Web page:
You can't beat a big Volvo estate...
Yes, Volvo’s current line-up may run from funky sports hatchback to chunky off-roader, but its core model is the still the V70 big family estate. Since it introduced the PV445 in 1953, Volvo has utterly dominated the premium estate market in the UK, seeing off Audi, BMW and Mercedes with a car brought by drivers more concerned with safety, versatility and comfort than outright image and premium badging. The best-selling V70 may dominate Volvo’s sales charts, but it’s the soft-road XC70 model that’s always been the more interesting car.
This is the third generation XC70 and it borrows the front end from the new S80, the V70’s rear and mixes in jacked-up suspension, permanent all-wheel drive and a handy degree of off-road ability. Equipment levels are high, safety and versatility levels are peerless and there’s a choice of Volvos’ D5 2.4-litre five-cylinder diesel with particulate trap or the company’s new 3.2-litre straight-six petrol power, hooked up to six-cog manual or Geartronic automatic transmissions. The line-up runs the familiar SE, SE Sport and SE Lux models, with prices ranging from £31,035 for the entry-level D5 SE manual to £36,200 for the 3.2 SE Lux automatic flagship.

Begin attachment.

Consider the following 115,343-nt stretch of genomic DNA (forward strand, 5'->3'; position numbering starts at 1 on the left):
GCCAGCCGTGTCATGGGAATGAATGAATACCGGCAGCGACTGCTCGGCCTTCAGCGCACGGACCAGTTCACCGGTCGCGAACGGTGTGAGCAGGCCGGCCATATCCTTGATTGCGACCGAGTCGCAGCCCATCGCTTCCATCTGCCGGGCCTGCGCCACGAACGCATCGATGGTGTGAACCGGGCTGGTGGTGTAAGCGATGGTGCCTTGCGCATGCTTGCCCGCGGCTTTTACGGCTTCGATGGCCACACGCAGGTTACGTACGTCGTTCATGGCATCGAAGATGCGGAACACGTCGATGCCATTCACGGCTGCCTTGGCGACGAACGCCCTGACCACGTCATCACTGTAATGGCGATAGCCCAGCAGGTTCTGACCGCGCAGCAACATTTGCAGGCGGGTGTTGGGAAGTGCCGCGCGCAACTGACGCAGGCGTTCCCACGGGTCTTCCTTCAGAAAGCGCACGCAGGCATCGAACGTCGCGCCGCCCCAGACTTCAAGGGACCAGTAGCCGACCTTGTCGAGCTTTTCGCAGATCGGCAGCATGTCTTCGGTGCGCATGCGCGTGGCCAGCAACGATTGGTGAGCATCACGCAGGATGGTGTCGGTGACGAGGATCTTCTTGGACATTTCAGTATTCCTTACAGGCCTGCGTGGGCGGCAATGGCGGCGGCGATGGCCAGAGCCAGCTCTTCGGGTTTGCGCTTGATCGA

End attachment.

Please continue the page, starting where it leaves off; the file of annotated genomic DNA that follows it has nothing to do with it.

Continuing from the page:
It's certainly a striking looking thing...
Both XC70 and its V70 donor were designed by Brit designer Steve Mattin – late of Mercedes-Benz – and while they follow a just-what-you’d-expect evolutionary line, there are some very neat new touches. The XC70’s revised tailgate design results in an even larger loading aperture than before, boosting boot space by 55litres to a useful 575litres. There’s the added versatility of a three-way split rear bench, integral flip-down rear divider and an optional powered tailgate – useful when approaching the car when loaded with children and shopping. And like the V70, the XC70 gets integrated two-stage child booster seats in the rear. Handy.
That cladding also has the effect of shrinking the Volvo’s dimensions, making it look far stubbier and chunkier than the V70 estate, and the matte chrome detail finish around the front foglamps and front and rear scuff plates give the XC70 a distinctive visual character of its own.